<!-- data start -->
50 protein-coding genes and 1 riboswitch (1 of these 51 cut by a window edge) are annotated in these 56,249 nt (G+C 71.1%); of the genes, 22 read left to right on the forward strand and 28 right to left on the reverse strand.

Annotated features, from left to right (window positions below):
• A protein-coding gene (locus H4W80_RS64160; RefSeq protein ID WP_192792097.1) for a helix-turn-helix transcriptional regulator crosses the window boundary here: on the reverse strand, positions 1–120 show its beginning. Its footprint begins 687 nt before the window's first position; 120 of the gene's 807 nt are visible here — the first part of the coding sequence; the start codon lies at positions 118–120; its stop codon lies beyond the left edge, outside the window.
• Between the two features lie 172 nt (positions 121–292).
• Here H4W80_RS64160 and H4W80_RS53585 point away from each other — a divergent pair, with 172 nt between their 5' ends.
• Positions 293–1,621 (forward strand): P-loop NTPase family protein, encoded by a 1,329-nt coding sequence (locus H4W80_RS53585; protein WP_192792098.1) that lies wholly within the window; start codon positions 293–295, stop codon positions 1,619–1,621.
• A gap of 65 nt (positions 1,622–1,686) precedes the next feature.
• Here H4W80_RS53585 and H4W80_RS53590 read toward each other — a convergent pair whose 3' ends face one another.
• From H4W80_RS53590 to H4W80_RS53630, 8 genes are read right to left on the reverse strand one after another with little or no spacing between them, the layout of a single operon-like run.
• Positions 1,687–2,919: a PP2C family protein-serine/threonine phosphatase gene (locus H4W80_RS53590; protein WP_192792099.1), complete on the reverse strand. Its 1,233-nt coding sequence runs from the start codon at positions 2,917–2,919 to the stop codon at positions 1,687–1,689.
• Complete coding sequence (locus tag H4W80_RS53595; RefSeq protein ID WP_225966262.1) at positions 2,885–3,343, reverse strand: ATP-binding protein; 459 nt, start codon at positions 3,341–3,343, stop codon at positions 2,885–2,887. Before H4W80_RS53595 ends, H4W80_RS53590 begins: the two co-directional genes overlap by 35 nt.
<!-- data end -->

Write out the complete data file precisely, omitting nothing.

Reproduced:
50 protein-coding genes and 1 riboswitch (1 of these 51 cut by a window edge) are annotated in these 56,249 nt (G+C 71.1%); of the genes, 22 read left to right on the forward strand and 28 right to left on the reverse strand.

Annotated features, from left to right (window positions below):
• A protein-coding gene (locus H4W80_RS64160; RefSeq protein ID WP_192792097.1) for a helix-turn-helix transcriptional regulator crosses the window boundary here: on the reverse strand, positions 1–120 show its beginning. Its footprint begins 687 nt before the window's first position; 120 of the gene's 807 nt are visible here — the first part of the coding sequence; the start codon lies at positions 118–120; its stop codon lies beyond the left edge, outside the window.
• Between the two features lie 172 nt (positions 121–292).
• Here H4W80_RS64160 and H4W80_RS53585 point away from each other — a divergent pair, with 172 nt between their 5' ends.
• Positions 293–1,621 (forward strand): P-loop NTPase family protein, encoded by a 1,329-nt coding sequence (locus H4W80_RS53585; protein WP_192792098.1) that lies wholly within the window; start codon positions 293–295, stop codon positions 1,619–1,621.
• A gap of 65 nt (positions 1,622–1,686) precedes the next feature.
• Here H4W80_RS53585 and H4W80_RS53590 read toward each other — a convergent pair whose 3' ends face one another.
• From H4W80_RS53590 to H4W80_RS53630, 8 genes are read right to left on the reverse strand one after another with little or no spacing between them, the layout of a single operon-like run.
• Positions 1,687–2,919: a PP2C family protein-serine/threonine phosphatase gene (locus H4W80_RS53590; protein WP_192792099.1), complete on the reverse strand. Its 1,233-nt coding sequence runs from the start codon at positions 2,917–2,919 to the stop codon at positions 1,687–1,689.
• Complete coding sequence (locus tag H4W80_RS53595; RefSeq protein ID WP_225966262.1) at positions 2,885–3,343, reverse strand: ATP-binding protein; 459 nt, start codon at positions 3,341–3,343, stop codon at positions 2,885–2,887. Before H4W80_RS53595 ends, H4W80_RS53590 begins: the two co-directional genes overlap by 35 nt.